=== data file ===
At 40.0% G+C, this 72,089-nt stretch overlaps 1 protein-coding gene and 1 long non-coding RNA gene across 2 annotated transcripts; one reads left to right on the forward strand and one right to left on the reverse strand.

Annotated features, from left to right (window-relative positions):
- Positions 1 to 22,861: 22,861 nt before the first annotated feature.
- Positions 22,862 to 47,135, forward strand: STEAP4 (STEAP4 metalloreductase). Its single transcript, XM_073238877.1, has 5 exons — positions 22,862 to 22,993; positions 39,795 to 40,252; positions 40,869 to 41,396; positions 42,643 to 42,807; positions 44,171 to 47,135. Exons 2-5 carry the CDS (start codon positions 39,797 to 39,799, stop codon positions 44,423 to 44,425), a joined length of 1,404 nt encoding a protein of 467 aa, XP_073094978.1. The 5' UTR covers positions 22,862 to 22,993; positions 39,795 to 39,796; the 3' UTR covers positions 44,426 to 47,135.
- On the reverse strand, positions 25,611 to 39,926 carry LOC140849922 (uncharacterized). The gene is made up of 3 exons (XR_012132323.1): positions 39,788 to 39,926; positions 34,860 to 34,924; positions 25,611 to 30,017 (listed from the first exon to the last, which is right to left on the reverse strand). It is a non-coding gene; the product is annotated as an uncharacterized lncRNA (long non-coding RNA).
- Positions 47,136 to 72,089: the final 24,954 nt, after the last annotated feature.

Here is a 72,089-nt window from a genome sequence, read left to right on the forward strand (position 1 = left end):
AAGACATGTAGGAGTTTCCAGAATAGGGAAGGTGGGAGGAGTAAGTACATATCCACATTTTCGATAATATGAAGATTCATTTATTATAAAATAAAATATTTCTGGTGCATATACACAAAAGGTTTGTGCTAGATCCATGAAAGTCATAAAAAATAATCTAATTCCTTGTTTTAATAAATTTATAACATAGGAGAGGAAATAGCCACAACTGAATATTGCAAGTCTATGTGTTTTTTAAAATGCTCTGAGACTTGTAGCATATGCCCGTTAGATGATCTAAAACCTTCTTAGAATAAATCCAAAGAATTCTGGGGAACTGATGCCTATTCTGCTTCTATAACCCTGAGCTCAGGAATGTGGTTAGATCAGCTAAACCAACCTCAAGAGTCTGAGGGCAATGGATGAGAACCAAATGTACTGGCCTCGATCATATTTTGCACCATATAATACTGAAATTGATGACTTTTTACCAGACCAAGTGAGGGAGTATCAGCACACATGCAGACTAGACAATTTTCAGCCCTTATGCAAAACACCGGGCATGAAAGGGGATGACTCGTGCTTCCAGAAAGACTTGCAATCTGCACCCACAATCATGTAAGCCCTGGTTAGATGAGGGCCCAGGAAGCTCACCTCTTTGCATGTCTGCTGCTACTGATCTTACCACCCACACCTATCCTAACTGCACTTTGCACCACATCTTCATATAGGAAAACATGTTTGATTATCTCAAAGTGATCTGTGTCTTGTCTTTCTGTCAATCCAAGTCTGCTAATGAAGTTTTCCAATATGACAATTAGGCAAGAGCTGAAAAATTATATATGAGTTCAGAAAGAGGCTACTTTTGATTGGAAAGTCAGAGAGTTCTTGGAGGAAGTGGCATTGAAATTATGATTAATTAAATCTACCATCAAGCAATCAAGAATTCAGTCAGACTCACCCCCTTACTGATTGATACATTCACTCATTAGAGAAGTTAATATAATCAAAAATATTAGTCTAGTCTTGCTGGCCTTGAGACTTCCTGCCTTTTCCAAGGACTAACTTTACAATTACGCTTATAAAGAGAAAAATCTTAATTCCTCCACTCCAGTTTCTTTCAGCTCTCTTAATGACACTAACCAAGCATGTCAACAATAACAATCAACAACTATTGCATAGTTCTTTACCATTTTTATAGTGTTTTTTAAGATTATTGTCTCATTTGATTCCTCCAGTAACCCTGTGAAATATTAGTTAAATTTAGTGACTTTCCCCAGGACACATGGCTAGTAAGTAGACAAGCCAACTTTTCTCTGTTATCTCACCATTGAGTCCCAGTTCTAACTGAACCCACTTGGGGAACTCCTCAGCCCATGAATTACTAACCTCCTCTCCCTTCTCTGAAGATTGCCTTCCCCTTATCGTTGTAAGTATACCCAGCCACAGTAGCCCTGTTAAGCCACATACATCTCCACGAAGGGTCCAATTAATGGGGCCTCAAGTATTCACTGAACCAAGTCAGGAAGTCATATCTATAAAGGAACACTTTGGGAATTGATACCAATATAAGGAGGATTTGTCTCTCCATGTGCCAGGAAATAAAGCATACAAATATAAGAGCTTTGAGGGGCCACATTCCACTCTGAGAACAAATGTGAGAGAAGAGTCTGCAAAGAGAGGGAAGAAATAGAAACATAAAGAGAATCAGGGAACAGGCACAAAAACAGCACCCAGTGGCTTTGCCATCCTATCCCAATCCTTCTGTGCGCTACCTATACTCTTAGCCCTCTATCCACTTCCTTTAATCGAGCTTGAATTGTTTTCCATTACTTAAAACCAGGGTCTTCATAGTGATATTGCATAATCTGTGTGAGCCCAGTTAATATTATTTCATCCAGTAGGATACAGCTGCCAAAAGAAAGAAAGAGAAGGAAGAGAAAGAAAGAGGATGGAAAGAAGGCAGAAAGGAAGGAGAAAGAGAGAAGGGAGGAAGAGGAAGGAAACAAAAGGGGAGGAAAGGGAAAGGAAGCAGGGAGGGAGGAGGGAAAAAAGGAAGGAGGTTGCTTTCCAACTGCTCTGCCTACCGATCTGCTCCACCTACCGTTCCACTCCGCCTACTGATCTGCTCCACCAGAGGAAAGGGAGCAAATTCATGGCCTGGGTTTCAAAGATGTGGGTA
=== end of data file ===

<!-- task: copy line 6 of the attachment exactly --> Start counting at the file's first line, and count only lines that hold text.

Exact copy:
- Positions 47,136 to 72,089: the final 24,954 nt, after the last annotated feature.